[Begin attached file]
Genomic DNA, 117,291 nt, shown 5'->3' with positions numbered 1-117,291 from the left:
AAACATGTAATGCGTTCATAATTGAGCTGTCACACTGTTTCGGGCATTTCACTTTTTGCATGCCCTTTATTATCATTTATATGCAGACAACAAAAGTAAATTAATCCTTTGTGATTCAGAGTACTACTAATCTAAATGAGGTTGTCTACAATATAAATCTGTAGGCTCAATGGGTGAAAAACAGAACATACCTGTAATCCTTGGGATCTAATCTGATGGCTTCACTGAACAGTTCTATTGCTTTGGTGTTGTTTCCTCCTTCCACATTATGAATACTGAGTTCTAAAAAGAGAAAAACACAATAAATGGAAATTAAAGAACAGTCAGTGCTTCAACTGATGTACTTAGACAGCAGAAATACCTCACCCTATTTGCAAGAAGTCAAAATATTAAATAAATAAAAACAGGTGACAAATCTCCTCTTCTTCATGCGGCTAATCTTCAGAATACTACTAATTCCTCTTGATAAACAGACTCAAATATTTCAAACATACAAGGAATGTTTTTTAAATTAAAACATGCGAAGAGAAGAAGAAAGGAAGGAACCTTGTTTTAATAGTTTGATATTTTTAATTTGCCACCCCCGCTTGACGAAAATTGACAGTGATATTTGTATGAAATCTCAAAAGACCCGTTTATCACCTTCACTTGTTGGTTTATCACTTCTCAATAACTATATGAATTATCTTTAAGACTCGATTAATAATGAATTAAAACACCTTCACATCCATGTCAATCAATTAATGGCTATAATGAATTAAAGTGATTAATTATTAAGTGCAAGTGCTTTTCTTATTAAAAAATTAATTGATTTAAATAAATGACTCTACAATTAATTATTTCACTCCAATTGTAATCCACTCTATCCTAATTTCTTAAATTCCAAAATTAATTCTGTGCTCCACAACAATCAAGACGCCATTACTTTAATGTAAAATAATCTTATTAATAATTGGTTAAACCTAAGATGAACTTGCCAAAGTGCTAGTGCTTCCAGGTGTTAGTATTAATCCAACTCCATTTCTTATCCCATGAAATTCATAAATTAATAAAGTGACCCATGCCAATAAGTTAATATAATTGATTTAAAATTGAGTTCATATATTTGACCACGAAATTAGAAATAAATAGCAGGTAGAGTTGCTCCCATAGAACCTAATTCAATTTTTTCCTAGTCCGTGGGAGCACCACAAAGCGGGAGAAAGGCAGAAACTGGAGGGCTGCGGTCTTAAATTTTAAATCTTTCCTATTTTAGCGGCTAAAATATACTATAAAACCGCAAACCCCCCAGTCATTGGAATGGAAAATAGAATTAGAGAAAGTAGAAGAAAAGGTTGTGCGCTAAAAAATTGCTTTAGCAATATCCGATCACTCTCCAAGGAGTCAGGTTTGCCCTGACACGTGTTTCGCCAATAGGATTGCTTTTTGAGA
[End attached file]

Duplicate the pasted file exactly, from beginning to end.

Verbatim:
Genomic DNA, 117,291 nt, shown 5'->3' with positions numbered 1-117,291 from the left:
AAACATGTAATGCGTTCATAATTGAGCTGTCACACTGTTTCGGGCATTTCACTTTTTGCATGCCCTTTATTATCATTTATATGCAGACAACAAAAGTAAATTAATCCTTTGTGATTCAGAGTACTACTAATCTAAATGAGGTTGTCTACAATATAAATCTGTAGGCTCAATGGGTGAAAAACAGAACATACCTGTAATCCTTGGGATCTAATCTGATGGCTTCACTGAACAGTTCTATTGCTTTGGTGTTGTTTCCTCCTTCCACATTATGAATACTGAGTTCTAAAAAGAGAAAAACACAATAAATGGAAATTAAAGAACAGTCAGTGCTTCAACTGATGTACTTAGACAGCAGAAATACCTCACCCTATTTGCAAGAAGTCAAAATATTAAATAAATAAAAACAGGTGACAAATCTCCTCTTCTTCATGCGGCTAATCTTCAGAATACTACTAATTCCTCTTGATAAACAGACTCAAATATTTCAAACATACAAGGAATGTTTTTTAAATTAAAACATGCGAAGAGAAGAAGAAAGGAAGGAACCTTGTTTTAATAGTTTGATATTTTTAATTTGCCACCCCCGCTTGACGAAAATTGACAGTGATATTTGTATGAAATCTCAAAAGACCCGTTTATCACCTTCACTTGTTGGTTTATCACTTCTCAATAACTATATGAATTATCTTTAAGACTCGATTAATAATGAATTAAAACACCTTCACATCCATGTCAATCAATTAATGGCTATAATGAATTAAAGTGATTAATTATTAAGTGCAAGTGCTTTTCTTATTAAAAAATTAATTGATTTAAATAAATGACTCTACAATTAATTATTTCACTCCAATTGTAATCCACTCTATCCTAATTTCTTAAATTCCAAAATTAATTCTGTGCTCCACAACAATCAAGACGCCATTACTTTAATGTAAAATAATCTTATTAATAATTGGTTAAACCTAAGATGAACTTGCCAAAGTGCTAGTGCTTCCAGGTGTTAGTATTAATCCAACTCCATTTCTTATCCCATGAAATTCATAAATTAATAAAGTGACCCATGCCAATAAGTTAATATAATTGATTTAAAATTGAGTTCATATATTTGACCACGAAATTAGAAATAAATAGCAGGTAGAGTTGCTCCCATAGAACCTAATTCAATTTTTTCCTAGTCCGTGGGAGCACCACAAAGCGGGAGAAAGGCAGAAACTGGAGGGCTGCGGTCTTAAATTTTAAATCTTTCCTATTTTAGCGGCTAAAATATACTATAAAACCGCAAACCCCCCAGTCATTGGAATGGAAAATAGAATTAGAGAAAGTAGAAGAAAAGGTTGTGCGCTAAAAAATTGCTTTAGCAATATCCGATCACTCTCCAAGGAGTCAGGTTTGCCCTGACACGTGTTTCGCCAATAGGATTGCTTTTTGAGA